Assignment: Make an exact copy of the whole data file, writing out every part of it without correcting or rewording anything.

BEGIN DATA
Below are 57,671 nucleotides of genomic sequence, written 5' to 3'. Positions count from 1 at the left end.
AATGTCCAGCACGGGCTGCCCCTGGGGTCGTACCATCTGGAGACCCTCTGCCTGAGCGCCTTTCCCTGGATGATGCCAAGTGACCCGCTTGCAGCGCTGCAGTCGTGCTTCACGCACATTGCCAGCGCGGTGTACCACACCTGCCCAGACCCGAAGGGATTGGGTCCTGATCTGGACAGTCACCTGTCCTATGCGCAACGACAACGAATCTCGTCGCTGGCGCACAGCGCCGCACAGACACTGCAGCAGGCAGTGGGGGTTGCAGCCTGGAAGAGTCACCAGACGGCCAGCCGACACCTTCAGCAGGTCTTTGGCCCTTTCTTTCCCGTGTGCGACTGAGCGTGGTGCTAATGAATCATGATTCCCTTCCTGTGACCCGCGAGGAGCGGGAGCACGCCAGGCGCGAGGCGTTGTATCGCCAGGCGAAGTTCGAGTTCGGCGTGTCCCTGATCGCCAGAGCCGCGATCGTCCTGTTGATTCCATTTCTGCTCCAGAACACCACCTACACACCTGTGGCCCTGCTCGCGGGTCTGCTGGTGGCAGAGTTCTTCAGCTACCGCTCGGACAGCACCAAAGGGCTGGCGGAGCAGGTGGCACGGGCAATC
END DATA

Below are 57,671 nucleotides of genomic sequence, written 5' to 3'. Positions count from 1 at the left end.
AATGTCCAGCACGGGCTGCCCCTGGGGTCGTACCATCTGGAGACCCTCTGCCTGAGCGCCTTTCCCTGGATGATGCCAAGTGACCCGCTTGCAGCGCTGCAGTCGTGCTTCACGCACATTGCCAGCGCGGTGTACCACACCTGCCCAGACCCGAAGGGATTGGGTCCTGATCTGGACAGTCACCTGTCCTATGCGCAACGACAACGAATCTCGTCGCTGGCGCACAGCGCCGCACAGACACTGCAGCAGGCAGTGGGGGTTGCAGCCTGGAAGAGTCACCAGACGGCCAGCCGACACCTTCAGCAGGTCTTTGGCCCTTTCTTTCCCGTGTGCGACTGAGCGTGGTGCTAATGAATCATGATTCCCTTCCTGTGACCCGCGAGGAGCGGGAGCACGCCAGGCGCGAGGCGTTGTATCGCCAGGCGAAGTTCGAGTTCGGCGTGTCCCTGATCGCCAGAGCCGCGATCGTCCTGTTGATTCCATTTCTGCTCCAGAACACCACCTACACACCTGTGGCCCTGCTCGCGGGTCTGCTGGTGGCAGAGTTCTTCAGCTACCGCTCGGACAGCACCAAAGGGCTGGCGGAGCAGGTGGCACGGGCAATC